CONCEPT: A group of adventurers are chosen to help drive back the Evil from another world led by the Dark Queen. MARKETING APPEAL: The DRAGONLANCE chronicles had the whole AD&D industry behind them; TSR used this tale as a marketing ploy, using their fans and game designers (to set up the world); then, they took some above average writers to do the first trilogy; Set up in a typical AD&D adventure (rag tag group of mixed adventurers off to save the world with promise of great magic, great evil, g CONCEPT: A group of adventurers are chosen to help drive back the Evil from another world led by the Dark Queen. MARKETING APPEAL: The DRAGONLANCE chronicles had the whole AD&D industry behind them; TSR used this tale as a marketing ploy, using their fans and game designers (to set up the world); then, they took some above average writers to do the first trilogy; Set up in a typical AD&D adventure (rag tag group of mixed adventurers off to save the world with promise of great magic, great evil, great good and an epic scale) the series took off as a bestseller; royalties were probably astounding. SCORING: Superb (A), Excellent (A-), Very good (B+), Good (B) Fairly Good (B-) Above Average (C+), Mediocre (C ), Barely Passable (C-) Pretty Bad (D+), Dismal (D), Waste of Time (D-), Into the Trash (F) DIALOGUE: B/B-/C/D (C ) STRUCTURE: B+ HISTORY SETTING: B (A to game designers) CHARACTERS: B+/B/B-/C/C- (C+) EVIL SETUP/ANTAGONISTS: B- EMOTIONAL IMPACT: B SURPRISES: A- LITTLE THINGS: A- MONSTERS: B (A- to game designers) PACING: B+ OVERALL STYLE: B FLOW OF WORDS: B+/C+ CHOICE OF FOCUS: B+ TRANSITIONS/FLASHBACKS/POV: B COMPLEXITY OF WORDS/SYMBOLISM/THEMES: B- OVERALL GRADE: B HISTORY SETTING: Absolutely brilliant. Only problem is: the authors didn't do it. A host of game designers, who set it up for their RPG system, ran it countless times and then hired the writers to do it. So, the best I can give is a B to them. OPPOSITION/MONSTERS: Done very well. The Dragonlords are all formidable and the dragons seem nearly invincible. For the most part, the adventurers must flee from them and it is only through other means that the dragons are driven off or slain. The means of escaping from the dragons was done quite well, for the most part, except where (CENSORED) DIALOGUE: I have to say this is where the DRAGONLANCE TRILOGY is weak. Most of it is above average or even pretty good. But some of it is mediocre and a few parts are downright horrible. Too many 20th century phrases used like "sure" and some are overused PACING: Done very well. These writers know their structure and keep a lot of surprises tossing about. For the most part, the story never lets up. Weis and Hickman are very good at being sure to constantly place lots of surprises, as well as wonders in this tantalizing world. EMOTIONAL IMPACT: I have to say that even though some of the characters were cheesy or stilted, the story made up for it with its structure, sense of wonder and pacing. As I said above, a richly textured tapestry. CHARACTERS: Okay, this is where the trilogy gets slammed and good. (CENSORED) CONCEPT: The concept was already marketed in DRAGON magazine a couple of years before the trilogy came out. So, in a sense, part of their customer basis was primmed up for this series. Book trilogy does an excellent job of incorporating the Krynn milieu into an AD&D world. Characters are not complex and some of them are stilted or stodgy. However, most of the latter are typical stereotypes that we are sometimes willing to accept. Also, this writing style seems to have been centered on high school ages; fairly simple with some complexities. Simple humor that sometimes got a chuckle out of me. Overall, this series did very well. Main reasons I can see for this is: (1) DRAGON, DUNGEON and TSR fanbase; (2) a superb design of the setting and History by the game creators; (3) lots of surprises and twists; (4) a well encompassed adventuring group (quite a challenge for any writer and I believe these two were just starting out) in which there were at least a few who any reader would love; (5) big epic scale with wonder and magic; (6) focused marketing by TSR (in other words, they did the marketing, not some other publisher who wouldn't have been as passionate). GRADE REASON: Mostly shown above. But to reiterate, the story did a very good to great job on its History, pacing, surprises and narrative structure. Story was lacking in character and dialogue, as well as with the emotional feeling of the antagonists, so that brought it down to a B grade at the cusp. Overall, I'd recommend this book but warn that it's written at a sophomoric level.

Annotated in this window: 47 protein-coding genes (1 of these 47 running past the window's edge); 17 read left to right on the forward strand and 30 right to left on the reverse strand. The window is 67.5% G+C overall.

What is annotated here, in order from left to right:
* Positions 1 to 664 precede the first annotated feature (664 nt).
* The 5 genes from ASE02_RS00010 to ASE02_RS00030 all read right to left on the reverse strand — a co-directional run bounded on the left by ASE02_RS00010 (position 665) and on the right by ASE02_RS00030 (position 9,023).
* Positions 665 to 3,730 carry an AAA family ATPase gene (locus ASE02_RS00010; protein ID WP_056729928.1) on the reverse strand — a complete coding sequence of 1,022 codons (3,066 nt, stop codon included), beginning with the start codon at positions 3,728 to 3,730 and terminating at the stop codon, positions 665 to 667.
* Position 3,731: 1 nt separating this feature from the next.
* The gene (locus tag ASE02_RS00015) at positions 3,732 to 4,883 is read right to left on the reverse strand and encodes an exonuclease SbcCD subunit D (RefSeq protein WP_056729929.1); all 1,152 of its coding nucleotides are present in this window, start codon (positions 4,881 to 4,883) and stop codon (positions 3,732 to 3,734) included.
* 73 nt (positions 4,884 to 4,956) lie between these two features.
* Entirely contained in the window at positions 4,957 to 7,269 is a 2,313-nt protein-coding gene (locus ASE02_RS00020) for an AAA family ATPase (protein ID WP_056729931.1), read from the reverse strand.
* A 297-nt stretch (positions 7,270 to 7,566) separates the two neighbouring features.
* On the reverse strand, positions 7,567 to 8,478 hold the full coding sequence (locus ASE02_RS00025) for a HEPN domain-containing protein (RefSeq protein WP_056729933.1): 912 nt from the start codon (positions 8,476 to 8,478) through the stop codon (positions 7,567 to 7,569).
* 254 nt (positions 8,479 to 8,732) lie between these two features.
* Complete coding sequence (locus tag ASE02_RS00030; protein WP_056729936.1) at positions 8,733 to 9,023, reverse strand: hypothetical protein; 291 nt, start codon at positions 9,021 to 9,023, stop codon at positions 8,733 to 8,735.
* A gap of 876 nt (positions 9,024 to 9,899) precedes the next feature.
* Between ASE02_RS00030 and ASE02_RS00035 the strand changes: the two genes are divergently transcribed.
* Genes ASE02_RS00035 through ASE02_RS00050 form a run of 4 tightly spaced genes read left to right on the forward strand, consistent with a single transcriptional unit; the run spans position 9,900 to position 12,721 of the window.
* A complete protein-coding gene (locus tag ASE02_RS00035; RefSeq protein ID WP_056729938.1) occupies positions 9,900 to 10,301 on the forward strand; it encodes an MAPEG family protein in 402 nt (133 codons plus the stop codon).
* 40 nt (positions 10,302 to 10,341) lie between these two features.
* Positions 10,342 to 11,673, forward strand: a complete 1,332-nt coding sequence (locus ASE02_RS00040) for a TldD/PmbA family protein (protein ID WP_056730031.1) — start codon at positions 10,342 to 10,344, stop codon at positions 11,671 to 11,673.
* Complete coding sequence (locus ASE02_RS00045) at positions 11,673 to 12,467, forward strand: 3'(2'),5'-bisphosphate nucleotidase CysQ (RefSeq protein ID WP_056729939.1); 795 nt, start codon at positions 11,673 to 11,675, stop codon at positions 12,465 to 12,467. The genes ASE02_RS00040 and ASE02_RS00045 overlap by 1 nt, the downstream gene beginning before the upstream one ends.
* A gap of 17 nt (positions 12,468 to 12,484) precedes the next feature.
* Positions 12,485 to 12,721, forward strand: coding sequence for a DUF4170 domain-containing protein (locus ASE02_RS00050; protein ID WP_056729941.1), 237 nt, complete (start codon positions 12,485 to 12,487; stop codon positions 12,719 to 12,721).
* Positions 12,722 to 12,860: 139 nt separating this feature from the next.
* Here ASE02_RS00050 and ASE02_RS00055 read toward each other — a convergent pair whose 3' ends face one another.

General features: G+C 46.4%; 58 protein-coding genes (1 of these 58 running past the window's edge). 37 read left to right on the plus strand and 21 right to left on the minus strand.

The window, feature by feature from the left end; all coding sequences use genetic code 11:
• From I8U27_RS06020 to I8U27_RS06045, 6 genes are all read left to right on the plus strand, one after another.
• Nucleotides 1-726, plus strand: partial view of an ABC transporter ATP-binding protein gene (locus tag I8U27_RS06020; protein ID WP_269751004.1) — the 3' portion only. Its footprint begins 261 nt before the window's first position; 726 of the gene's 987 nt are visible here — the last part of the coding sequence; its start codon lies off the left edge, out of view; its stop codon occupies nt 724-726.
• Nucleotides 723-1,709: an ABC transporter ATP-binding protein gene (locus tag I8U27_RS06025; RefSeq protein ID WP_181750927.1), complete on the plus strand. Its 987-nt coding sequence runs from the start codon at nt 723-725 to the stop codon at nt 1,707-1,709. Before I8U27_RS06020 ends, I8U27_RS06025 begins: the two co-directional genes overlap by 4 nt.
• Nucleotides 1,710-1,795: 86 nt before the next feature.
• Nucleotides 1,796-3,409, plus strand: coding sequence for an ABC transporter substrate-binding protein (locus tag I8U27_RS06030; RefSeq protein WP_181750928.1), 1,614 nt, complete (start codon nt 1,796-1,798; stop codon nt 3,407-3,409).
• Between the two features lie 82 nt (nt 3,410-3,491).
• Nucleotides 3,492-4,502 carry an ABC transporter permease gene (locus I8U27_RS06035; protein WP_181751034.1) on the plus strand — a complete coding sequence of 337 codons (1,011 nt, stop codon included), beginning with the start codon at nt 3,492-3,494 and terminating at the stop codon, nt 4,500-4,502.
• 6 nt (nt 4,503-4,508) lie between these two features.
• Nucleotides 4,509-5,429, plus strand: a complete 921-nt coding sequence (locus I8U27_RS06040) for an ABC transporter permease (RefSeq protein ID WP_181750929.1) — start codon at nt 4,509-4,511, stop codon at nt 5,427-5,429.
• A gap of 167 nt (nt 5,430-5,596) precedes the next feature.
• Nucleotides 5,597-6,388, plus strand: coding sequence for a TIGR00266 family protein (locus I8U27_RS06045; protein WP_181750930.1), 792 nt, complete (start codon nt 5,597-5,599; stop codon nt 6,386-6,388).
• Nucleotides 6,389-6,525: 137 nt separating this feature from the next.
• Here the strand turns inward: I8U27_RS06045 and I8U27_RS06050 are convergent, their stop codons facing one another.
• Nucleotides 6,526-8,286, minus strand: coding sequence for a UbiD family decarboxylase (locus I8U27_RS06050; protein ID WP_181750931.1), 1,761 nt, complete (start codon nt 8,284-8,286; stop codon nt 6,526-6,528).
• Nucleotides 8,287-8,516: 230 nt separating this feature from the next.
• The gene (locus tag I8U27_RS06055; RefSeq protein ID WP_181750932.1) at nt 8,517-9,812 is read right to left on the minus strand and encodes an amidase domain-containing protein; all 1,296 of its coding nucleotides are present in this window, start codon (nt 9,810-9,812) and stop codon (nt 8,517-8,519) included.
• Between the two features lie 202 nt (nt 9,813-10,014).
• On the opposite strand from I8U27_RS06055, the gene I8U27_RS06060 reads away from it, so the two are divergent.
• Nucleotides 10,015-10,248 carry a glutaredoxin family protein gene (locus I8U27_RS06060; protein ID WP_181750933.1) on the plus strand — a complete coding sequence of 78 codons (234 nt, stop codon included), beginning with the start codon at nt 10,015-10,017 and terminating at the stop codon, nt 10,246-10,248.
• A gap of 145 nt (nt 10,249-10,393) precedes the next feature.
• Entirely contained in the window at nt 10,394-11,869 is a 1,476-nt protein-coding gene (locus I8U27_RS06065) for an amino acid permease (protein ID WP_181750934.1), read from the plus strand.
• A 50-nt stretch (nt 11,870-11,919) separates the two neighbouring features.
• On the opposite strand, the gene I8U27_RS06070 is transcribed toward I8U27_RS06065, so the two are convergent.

4. 4 out of 5